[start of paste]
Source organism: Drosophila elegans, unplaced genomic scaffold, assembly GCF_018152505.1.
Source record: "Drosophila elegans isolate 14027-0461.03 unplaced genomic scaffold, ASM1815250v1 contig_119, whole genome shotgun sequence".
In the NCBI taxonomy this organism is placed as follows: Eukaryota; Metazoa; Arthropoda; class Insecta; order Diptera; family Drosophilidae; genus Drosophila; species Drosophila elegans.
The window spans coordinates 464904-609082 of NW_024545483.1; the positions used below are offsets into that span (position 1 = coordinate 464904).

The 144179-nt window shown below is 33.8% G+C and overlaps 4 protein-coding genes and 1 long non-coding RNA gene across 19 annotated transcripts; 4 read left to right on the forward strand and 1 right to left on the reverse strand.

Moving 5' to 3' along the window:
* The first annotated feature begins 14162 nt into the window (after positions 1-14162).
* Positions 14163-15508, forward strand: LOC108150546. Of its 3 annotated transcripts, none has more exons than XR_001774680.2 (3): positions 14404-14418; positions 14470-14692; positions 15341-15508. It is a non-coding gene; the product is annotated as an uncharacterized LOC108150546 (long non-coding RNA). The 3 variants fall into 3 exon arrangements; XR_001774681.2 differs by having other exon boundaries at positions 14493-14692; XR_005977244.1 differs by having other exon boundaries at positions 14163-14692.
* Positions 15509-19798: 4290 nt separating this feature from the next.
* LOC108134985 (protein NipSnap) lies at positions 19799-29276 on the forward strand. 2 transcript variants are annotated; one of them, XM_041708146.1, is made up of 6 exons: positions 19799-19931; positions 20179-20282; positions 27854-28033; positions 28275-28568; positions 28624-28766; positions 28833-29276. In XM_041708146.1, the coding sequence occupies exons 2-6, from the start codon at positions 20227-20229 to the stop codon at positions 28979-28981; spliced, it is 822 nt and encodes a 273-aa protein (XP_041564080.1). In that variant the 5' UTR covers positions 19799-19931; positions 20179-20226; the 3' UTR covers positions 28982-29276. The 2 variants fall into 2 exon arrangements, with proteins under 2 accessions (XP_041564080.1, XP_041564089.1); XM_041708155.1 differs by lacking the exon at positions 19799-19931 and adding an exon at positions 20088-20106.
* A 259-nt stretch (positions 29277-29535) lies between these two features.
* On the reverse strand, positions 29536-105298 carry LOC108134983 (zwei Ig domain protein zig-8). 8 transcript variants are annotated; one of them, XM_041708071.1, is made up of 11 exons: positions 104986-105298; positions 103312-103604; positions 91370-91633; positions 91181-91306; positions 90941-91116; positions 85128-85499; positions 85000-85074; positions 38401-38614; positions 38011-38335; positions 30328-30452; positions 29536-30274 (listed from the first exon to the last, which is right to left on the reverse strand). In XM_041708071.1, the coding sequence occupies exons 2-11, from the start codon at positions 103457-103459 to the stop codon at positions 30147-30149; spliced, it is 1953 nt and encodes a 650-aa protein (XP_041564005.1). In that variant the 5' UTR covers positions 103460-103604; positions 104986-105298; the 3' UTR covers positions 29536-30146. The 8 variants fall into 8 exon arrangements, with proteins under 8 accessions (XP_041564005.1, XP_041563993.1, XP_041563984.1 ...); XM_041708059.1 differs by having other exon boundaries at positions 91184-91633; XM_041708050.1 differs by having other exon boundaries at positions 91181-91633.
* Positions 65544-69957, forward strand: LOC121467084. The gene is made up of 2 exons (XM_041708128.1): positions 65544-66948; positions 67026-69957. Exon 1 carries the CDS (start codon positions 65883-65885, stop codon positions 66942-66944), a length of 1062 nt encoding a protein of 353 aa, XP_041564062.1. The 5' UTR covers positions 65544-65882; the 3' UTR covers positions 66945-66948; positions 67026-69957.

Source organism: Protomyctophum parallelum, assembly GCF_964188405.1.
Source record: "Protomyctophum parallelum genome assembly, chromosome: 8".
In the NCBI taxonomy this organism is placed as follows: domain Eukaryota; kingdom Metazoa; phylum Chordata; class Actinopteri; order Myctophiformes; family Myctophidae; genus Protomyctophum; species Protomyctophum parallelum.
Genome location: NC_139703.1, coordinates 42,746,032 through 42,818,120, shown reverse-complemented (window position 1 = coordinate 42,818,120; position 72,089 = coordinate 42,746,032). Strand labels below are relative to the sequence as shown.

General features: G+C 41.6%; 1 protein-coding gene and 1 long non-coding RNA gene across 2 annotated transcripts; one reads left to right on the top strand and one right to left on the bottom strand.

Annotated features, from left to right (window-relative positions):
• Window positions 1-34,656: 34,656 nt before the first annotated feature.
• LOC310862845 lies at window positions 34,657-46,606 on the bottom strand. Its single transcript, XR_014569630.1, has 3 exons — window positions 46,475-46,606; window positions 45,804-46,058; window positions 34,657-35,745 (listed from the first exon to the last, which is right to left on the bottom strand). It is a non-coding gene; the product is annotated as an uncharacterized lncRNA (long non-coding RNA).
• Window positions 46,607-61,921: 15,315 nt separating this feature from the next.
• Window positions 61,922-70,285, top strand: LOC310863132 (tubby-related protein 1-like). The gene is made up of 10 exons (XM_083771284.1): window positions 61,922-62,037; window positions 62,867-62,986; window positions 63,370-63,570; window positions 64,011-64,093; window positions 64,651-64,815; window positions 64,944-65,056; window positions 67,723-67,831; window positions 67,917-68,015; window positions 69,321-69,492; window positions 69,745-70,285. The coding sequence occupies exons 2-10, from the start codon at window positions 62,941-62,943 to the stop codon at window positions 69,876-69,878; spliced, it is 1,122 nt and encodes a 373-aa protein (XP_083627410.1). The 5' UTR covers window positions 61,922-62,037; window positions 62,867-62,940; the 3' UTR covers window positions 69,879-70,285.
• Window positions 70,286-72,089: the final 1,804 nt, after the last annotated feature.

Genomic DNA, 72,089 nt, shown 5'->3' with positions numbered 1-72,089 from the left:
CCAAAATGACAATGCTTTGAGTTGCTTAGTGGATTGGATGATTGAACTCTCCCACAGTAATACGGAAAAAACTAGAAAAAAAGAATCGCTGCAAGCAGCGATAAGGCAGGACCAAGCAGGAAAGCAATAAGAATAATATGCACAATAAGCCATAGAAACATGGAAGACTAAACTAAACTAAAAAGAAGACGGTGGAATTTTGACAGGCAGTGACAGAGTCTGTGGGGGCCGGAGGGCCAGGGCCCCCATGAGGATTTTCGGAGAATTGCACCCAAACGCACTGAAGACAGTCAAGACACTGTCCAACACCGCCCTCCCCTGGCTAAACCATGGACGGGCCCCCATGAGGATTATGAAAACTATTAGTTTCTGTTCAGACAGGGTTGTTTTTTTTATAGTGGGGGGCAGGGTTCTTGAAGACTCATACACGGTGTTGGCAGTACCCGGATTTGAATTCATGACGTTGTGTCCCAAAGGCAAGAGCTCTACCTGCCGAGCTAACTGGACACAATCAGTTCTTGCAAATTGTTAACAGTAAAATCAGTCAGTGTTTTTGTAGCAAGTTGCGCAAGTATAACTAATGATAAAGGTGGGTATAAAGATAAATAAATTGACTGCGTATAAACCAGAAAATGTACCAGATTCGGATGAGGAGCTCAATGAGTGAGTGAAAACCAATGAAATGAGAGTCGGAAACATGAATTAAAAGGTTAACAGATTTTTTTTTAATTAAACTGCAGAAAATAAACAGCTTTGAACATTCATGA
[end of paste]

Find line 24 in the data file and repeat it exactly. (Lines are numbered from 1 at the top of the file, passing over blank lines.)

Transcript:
• Window positions 70,286-72,089: the final 1,804 nt, after the last annotated feature.